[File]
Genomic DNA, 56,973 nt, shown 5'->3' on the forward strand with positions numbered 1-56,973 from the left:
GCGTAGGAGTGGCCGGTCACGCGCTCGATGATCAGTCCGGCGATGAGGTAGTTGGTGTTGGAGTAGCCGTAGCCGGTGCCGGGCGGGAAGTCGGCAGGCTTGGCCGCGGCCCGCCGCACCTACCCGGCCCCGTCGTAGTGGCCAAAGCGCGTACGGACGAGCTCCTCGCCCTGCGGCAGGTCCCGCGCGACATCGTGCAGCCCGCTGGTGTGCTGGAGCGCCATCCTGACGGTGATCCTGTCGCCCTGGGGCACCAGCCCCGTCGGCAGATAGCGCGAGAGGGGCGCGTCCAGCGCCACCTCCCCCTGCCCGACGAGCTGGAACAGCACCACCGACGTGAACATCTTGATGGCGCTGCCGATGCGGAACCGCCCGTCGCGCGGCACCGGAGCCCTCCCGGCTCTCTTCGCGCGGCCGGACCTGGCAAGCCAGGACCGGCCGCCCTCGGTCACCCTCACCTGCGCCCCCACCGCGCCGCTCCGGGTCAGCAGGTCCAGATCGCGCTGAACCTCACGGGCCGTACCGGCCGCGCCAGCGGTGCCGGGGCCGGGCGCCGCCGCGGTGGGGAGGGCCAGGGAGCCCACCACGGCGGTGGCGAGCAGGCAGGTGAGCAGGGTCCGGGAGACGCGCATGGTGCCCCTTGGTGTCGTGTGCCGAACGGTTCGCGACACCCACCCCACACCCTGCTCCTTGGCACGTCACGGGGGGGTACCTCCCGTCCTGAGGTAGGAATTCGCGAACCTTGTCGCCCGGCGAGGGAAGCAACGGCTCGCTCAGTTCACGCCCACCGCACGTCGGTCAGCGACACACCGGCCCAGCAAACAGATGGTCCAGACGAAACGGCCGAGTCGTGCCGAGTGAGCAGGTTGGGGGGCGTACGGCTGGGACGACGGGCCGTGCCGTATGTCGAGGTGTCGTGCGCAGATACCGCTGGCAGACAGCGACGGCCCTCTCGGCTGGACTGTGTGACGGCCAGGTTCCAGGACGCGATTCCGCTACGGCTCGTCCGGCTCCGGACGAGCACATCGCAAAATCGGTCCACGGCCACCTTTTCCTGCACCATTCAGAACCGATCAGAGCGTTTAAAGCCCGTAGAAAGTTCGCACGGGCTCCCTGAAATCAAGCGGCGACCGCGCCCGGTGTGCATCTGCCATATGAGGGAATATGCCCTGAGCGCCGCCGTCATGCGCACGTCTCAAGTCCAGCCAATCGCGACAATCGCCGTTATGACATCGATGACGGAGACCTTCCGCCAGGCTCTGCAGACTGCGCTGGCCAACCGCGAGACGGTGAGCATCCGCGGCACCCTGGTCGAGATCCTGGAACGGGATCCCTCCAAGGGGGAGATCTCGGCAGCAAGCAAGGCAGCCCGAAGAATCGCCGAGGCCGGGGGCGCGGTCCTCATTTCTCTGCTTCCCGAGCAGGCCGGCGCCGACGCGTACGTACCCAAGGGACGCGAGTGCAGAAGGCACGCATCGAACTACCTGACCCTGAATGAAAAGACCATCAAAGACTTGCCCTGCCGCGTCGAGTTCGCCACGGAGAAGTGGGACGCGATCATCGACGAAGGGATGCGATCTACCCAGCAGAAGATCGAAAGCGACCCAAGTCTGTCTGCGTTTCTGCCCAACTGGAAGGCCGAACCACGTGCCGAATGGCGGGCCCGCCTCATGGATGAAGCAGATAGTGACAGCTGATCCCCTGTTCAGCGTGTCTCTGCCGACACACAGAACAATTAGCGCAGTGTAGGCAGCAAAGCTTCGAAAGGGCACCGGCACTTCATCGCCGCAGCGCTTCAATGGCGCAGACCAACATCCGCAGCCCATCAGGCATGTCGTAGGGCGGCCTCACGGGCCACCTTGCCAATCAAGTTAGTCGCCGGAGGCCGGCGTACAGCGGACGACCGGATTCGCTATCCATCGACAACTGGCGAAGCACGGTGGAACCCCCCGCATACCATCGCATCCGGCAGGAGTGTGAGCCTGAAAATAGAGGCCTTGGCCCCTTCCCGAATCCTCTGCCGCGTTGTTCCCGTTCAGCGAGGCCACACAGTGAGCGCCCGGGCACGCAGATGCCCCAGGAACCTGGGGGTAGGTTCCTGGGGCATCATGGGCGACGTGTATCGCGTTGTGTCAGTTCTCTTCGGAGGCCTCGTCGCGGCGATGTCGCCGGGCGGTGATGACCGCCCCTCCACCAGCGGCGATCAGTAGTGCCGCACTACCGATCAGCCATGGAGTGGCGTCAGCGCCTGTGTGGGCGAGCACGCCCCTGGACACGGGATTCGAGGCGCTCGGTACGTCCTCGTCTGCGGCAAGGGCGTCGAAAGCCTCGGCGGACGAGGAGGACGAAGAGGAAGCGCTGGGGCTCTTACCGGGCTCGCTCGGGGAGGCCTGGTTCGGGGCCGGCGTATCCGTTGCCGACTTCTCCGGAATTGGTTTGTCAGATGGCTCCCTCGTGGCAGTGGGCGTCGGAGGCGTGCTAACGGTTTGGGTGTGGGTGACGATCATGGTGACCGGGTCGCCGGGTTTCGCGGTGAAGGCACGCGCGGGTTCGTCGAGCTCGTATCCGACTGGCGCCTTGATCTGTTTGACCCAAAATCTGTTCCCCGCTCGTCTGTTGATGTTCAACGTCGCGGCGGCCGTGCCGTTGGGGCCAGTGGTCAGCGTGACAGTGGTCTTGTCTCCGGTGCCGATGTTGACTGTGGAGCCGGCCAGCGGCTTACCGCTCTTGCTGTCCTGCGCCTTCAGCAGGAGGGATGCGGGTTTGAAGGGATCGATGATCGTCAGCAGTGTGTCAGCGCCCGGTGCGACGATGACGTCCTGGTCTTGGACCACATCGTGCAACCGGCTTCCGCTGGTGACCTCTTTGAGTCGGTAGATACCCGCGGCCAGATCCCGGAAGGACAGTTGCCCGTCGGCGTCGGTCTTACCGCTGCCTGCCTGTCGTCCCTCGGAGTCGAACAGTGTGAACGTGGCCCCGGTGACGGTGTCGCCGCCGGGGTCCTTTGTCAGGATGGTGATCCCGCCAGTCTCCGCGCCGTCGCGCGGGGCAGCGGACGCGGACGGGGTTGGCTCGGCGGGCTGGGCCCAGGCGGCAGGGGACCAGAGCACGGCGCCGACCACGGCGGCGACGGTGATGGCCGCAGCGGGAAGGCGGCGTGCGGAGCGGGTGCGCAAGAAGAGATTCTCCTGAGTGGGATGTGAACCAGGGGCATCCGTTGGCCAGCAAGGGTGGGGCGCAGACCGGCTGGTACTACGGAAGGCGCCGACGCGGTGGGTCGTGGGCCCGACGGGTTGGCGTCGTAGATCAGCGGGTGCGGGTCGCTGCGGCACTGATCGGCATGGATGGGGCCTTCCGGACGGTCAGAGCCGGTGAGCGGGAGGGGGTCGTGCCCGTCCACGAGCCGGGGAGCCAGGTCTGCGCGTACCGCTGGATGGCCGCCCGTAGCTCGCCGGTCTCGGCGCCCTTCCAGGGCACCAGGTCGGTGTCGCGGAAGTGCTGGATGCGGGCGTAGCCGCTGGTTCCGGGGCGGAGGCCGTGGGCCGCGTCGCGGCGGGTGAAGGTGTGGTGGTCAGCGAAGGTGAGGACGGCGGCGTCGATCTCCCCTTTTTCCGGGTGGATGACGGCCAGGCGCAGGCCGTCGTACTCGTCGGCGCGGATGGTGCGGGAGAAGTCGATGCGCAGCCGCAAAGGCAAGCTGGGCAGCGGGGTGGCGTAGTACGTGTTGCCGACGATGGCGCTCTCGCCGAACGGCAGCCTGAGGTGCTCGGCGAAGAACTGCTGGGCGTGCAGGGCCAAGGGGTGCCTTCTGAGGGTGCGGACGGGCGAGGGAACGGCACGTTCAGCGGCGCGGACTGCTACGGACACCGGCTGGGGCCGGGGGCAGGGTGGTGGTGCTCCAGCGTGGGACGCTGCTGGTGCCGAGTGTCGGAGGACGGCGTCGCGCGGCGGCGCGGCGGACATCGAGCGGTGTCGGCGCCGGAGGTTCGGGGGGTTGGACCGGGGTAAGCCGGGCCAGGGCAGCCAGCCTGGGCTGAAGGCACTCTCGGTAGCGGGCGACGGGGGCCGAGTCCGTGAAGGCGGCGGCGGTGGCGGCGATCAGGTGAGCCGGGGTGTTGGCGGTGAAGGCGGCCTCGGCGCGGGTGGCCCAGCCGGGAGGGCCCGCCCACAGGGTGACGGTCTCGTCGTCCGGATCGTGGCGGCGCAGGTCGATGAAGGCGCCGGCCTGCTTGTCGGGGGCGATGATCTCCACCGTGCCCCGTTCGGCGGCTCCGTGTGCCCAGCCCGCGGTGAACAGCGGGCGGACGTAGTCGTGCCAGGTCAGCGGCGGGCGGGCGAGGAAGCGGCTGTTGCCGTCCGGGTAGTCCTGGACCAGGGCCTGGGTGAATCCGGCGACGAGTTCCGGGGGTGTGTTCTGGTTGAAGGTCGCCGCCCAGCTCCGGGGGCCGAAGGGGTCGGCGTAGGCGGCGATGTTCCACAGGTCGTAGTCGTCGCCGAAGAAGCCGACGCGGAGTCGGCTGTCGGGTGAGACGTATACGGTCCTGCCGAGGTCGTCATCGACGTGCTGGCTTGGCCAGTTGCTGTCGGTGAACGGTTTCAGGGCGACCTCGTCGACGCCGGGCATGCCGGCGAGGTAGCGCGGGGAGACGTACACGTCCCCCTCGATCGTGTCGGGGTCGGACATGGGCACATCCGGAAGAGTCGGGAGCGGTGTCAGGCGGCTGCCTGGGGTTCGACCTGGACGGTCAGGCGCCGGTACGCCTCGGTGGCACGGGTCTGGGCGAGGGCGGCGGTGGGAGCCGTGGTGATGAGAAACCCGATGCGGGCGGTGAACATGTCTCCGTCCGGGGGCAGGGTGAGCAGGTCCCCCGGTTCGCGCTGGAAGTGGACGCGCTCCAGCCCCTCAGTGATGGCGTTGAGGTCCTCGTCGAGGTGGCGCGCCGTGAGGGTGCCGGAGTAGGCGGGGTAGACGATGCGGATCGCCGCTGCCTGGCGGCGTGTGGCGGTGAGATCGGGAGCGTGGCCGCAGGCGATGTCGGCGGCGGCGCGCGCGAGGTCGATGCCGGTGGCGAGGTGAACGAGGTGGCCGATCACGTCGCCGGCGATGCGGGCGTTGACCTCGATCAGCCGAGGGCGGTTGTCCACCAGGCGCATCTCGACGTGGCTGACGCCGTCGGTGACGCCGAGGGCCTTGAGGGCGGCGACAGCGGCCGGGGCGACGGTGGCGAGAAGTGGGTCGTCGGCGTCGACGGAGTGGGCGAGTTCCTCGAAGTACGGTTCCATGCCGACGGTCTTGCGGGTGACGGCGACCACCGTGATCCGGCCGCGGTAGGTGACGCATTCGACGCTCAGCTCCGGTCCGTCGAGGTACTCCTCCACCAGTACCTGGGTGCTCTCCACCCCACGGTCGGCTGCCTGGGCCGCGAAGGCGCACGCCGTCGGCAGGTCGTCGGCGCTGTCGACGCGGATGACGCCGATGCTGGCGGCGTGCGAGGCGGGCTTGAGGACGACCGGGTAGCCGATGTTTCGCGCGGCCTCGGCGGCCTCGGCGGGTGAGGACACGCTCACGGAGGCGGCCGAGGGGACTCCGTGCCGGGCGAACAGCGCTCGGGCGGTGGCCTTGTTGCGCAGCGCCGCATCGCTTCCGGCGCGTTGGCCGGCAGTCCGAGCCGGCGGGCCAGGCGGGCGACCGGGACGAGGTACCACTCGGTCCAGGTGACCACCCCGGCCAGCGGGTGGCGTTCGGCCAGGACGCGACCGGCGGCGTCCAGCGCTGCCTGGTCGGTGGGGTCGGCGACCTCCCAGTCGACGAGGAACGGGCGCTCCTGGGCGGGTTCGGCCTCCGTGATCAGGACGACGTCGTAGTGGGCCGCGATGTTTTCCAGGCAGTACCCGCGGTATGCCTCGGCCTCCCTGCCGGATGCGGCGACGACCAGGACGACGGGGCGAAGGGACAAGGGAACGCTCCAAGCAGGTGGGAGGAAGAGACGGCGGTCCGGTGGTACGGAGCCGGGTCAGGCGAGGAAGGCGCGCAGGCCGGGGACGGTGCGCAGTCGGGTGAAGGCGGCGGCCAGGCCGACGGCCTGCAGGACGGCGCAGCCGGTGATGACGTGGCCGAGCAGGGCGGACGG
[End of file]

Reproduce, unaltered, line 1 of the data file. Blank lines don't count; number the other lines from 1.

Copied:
Genomic DNA, 56,973 nt, shown 5'->3' on the forward strand with positions numbered 1-56,973 from the left: